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Basic Res Cardiol. 2012 Mar;107(2):242. doi: 10.1007/s00395-011-0242-4. Epub 2012 Jan 19.

Increased cardiovascular risk in rats with primary renal dysfunction; mediating role for vascular endothelial function.

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1
Department of Cardiology, University Medical Center Groningen, Groningen, The Netherlands.

Abstract

Primary chronic kidney disease is associated with high cardiovascular risk. However, the exact mechanisms behind this cardiorenal interaction remain unclear. We investigated the interaction between heart and kidneys in novel animal model for cardiorenal interaction. Normal Wistar rats and Munich Wistar Fromter rats, spontaneously developing renal dysfunction, were subjected to experimental myocardial infarction to induce cardiac dysfunction (CD) and combined cardiorenal dysfunction (CRD), respectively (N = 5-10). Twelve weeks later, cardiac- and renal parameters were evaluated. Cardiac, but not renal dysfunction was exaggerated in CRD. Accelerated cardiac dysfunction in CRD was indicated by decreased cardiac output (CD 109 ± 10 vs. CRD 79 ± 8 ml/min), diastolic dysfunction (E/e') (CD 26 ± 2 vs. CRD 50 ± 5) and left ventricular overload (LVEDP CD 10.8 ± 2.8 vs. CRD 21.6 ± 1.7 mmHg). Congestion in CRD was confirmed by increased lung and atrial weights, as well as exaggerated right ventricular hypertrophy. Absence of accelerated renal dysfunction, measured by increased proteinuria, was supported by absence of additional focal glomerulosclerosis or further decline of renal blood flow in CRD. Only advanced peripheral endothelial dysfunction, as found in CRD, appeared to correlate with both renal and cardiac dysfunction parameters. Thus, proteinuric rats with myocardial infarction showed accelerated cardiac but not renal dysfunction. As parameters mimic the cardiorenal syndrome, these rats may provide a clinically relevant model to study increased cardiovascular risk due to renal dysfunction. Peripheral endothelial dysfunction was the only parameter that correlated with both renal and cardiac dysfunction, which may indicate a mediating role in cardiorenal interaction.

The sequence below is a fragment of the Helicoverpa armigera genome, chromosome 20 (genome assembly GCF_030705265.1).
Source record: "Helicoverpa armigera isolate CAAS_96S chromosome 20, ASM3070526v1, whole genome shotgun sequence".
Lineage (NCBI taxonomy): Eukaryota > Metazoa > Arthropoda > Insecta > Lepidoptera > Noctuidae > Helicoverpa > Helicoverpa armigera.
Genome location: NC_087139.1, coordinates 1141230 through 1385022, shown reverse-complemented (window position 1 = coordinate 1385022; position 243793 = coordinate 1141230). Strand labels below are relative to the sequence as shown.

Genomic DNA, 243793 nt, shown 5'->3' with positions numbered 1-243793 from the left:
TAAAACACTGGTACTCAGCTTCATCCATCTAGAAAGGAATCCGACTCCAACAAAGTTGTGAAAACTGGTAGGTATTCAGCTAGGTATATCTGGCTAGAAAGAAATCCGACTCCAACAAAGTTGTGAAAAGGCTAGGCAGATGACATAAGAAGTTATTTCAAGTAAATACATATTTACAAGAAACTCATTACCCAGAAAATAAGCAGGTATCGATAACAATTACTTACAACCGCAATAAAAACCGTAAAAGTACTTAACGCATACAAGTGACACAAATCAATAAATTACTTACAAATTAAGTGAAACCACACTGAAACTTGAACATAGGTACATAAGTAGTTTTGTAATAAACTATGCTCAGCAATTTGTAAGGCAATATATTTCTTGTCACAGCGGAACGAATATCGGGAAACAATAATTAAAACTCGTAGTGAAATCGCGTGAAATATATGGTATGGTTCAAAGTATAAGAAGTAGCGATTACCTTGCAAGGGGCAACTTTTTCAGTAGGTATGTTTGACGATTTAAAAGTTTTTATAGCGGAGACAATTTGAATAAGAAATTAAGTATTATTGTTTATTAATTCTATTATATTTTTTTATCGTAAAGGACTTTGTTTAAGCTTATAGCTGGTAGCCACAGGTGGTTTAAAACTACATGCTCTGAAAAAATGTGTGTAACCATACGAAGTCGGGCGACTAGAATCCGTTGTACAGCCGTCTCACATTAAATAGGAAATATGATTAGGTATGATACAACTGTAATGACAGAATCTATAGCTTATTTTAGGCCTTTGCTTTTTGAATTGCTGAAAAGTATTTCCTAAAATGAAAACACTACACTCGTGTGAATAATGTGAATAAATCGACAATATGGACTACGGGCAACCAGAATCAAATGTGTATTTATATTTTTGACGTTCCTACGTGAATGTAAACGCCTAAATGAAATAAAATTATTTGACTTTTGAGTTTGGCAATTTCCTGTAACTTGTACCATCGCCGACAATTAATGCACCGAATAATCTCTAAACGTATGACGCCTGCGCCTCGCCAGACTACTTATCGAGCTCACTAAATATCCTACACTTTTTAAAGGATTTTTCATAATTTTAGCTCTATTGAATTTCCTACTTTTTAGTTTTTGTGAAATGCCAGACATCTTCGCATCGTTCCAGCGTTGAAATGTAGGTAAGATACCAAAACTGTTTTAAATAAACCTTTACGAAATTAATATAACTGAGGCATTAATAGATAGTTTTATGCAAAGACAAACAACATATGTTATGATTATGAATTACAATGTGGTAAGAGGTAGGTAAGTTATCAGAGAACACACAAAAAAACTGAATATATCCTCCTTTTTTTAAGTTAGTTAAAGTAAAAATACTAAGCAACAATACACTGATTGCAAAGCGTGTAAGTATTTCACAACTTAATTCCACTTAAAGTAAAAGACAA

PMID:
22258067
PMCID:
PMC3329880
DOI:
10.1007/s00395-011-0242-4
[Indexed for MEDLINE]
Free PMC Article
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